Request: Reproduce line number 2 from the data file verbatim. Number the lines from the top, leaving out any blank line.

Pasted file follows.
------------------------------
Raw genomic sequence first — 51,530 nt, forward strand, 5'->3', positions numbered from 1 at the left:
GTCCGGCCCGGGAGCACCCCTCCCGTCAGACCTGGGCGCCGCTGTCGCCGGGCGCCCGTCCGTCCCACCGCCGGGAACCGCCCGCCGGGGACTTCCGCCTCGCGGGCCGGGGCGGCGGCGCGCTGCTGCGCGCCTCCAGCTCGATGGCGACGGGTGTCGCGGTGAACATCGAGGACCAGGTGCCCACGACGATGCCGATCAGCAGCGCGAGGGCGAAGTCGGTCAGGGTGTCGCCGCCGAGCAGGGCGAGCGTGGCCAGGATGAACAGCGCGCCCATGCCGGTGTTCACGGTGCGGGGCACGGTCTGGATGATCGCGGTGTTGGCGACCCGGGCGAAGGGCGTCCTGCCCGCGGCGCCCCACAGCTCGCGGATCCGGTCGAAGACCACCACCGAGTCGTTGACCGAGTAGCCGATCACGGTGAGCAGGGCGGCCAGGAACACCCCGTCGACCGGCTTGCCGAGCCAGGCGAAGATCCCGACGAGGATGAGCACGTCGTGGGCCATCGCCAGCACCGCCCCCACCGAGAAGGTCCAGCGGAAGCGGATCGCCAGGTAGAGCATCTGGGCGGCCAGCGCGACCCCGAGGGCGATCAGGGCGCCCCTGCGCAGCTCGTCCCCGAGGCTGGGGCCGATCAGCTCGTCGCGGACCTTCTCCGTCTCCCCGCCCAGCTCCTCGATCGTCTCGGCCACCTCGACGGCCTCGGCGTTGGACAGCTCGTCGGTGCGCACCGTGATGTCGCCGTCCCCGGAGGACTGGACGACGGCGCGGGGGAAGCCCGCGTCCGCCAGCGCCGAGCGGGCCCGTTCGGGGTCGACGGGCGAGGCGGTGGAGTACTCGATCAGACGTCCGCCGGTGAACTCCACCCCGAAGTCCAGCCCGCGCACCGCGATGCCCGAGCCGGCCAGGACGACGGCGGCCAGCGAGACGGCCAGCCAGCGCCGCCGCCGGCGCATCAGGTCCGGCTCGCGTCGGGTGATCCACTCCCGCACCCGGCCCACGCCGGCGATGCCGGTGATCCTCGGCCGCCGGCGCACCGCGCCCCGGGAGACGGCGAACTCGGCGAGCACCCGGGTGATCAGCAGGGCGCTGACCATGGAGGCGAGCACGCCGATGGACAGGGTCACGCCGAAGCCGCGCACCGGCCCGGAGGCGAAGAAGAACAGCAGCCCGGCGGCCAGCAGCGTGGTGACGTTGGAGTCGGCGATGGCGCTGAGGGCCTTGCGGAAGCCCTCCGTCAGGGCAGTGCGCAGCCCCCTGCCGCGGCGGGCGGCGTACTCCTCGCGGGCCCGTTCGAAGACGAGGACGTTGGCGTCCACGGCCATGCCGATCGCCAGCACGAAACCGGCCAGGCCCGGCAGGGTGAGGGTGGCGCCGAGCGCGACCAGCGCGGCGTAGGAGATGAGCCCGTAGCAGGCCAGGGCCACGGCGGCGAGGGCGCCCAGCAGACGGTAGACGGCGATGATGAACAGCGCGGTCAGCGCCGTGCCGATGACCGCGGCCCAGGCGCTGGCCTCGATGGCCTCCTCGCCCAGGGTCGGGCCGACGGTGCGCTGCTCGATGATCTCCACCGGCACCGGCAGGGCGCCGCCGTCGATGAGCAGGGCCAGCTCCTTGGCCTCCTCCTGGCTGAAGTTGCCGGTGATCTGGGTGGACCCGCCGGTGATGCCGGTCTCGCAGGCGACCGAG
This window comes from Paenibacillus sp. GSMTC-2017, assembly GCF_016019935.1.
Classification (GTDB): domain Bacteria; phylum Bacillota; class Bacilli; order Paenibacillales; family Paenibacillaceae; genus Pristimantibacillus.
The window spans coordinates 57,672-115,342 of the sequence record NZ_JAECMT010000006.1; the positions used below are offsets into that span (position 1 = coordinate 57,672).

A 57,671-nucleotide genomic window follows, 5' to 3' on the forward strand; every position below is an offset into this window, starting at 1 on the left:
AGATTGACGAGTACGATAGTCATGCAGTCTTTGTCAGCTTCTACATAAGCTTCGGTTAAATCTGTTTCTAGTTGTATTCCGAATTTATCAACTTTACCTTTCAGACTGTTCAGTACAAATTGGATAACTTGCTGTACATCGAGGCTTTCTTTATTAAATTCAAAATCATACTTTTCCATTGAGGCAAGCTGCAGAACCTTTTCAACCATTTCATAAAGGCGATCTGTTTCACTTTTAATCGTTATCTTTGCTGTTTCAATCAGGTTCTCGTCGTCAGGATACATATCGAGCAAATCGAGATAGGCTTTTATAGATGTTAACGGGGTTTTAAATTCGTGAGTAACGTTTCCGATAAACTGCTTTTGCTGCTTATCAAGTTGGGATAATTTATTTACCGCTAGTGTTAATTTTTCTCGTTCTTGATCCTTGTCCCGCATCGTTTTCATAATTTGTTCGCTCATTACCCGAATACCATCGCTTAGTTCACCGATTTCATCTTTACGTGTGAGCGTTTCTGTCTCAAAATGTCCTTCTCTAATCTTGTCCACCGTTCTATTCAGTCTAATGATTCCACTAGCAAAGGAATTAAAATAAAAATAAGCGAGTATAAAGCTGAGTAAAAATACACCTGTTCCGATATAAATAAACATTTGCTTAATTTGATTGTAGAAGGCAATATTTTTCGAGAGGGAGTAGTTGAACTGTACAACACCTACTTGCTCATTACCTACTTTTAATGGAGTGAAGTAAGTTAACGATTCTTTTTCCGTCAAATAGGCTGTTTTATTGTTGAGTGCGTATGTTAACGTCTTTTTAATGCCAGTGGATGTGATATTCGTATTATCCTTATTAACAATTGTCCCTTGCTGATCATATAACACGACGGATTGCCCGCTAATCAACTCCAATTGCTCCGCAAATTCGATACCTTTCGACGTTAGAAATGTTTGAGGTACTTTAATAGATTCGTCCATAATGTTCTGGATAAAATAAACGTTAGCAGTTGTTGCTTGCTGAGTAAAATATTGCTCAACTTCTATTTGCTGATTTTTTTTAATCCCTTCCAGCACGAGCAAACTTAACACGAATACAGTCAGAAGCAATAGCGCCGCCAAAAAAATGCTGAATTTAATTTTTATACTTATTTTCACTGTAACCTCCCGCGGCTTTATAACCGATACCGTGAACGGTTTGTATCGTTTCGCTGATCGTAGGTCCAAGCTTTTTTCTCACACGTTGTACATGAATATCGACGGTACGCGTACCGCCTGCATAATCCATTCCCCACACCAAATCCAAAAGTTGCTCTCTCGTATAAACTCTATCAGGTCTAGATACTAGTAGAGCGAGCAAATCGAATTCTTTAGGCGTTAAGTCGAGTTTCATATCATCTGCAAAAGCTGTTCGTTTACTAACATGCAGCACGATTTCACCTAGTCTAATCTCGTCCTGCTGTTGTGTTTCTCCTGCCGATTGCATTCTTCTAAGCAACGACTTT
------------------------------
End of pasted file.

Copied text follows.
GTCCGGCCCGGGAGCACCCCTCCCGTCAGACCTGGGCGCCGCTGTCGCCGGGCGCCCGTCCGTCCCACCGCCGGGAACCGCCCGCCGGGGACTTCCGCCTCGCGGGCCGGGGCGGCGGCGCGCTGCTGCGCGCCTCCAGCTCGATGGCGACGGGTGTCGCGGTGAACATCGAGGACCAGGTGCCCACGACGATGCCGATCAGCAGCGCGAGGGCGAAGTCGGTCAGGGTGTCGCCGCCGAGCAGGGCGAGCGTGGCCAGGATGAACAGCGCGCCCATGCCGGTGTTCACGGTGCGGGGCACGGTCTGGATGATCGCGGTGTTGGCGACCCGGGCGAAGGGCGTCCTGCCCGCGGCGCCCCACAGCTCGCGGATCCGGTCGAAGACCACCACCGAGTCGTTGACCGAGTAGCCGATCACGGTGAGCAGGGCGGCCAGGAACACCCCGTCGACCGGCTTGCCGAGCCAGGCGAAGATCCCGACGAGGATGAGCACGTCGTGGGCCATCGCCAGCACCGCCCCCACCGAGAAGGTCCAGCGGAAGCGGATCGCCAGGTAGAGCATCTGGGCGGCCAGCGCGACCCCGAGGGCGATCAGGGCGCCCCTGCGCAGCTCGTCCCCGAGGCTGGGGCCGATCAGCTCGTCGCGGACCTTCTCCGTCTCCCCGCCCAGCTCCTCGATCGTCTCGGCCACCTCGACGGCCTCGGCGTTGGACAGCTCGTCGGTGCGCACCGTGATGTCGCCGTCCCCGGAGGACTGGACGACGGCGCGGGGGAAGCCCGCGTCCGCCAGCGCCGAGCGGGCCCGTTCGGGGTCGACGGGCGAGGCGGTGGAGTACTCGATCAGACGTCCGCCGGTGAACTCCACCCCGAAGTCCAGCCCGCGCACCGCGATGCCCGAGCCGGCCAGGACGACGGCGGCCAGCGAGACGGCCAGCCAGCGCCGCCGCCGGCGCATCAGGTCCGGCTCGCGTCGGGTGATCCACTCCCGCACCCGGCCCACGCCGGCGATGCCGGTGATCCTCGGCCGCCGGCGCACCGCGCCCCGGGAGACGGCGAACTCGGCGAGCACCCGGGTGATCAGCAGGGCGCTGACCATGGAGGCGAGCACGCCGATGGACAGGGTCACGCCGAAGCCGCGCACCGGCCCGGAGGCGAAGAAGAACAGCAGCCCGGCGGCCAGCAGCGTGGTGACGTTGGAGTCGGCGATGGCGCTGAGGGCCTTGCGGAAGCCCTCCGTCAGGGCAGTGCGCAGCCCCCTGCCGCGGCGGGCGGCGTACTCCTCGCGGGCCCGTTCGAAGACGAGGACGTTGGCGTCCACGGCCATGCCGATCGCCAGCACGAAACCGGCCAGGCCCGGCAGGGTGAGGGTGGCGCCGAGCGCGACCAGCGCGGCGTAGGAGATGAGCCCGTAGCAGGCCAGGGCCACGGCGGCGAGGGCGCCCAGCAGACGGTAGACGGCGATGATGAACAGCGCGGTCAGCGCCGTGCCGATGACCGCGGCCCAGGCGCTGGCCTCGATGGCCTCCTCGCCCAGGGTCGGGCCGACGGTGCGCTGCTCGATGATCTCCACCGGCACCGGCAGGGCGCCGCCGTCGATGAGCAGGGCCAGCTCCTTGGCCTCCTCCTGGCTGAAGTTGCCGGTGATCTGGGTGGACCCGCCGGTGATGCCGGTCTCGCAGGCGACCGAG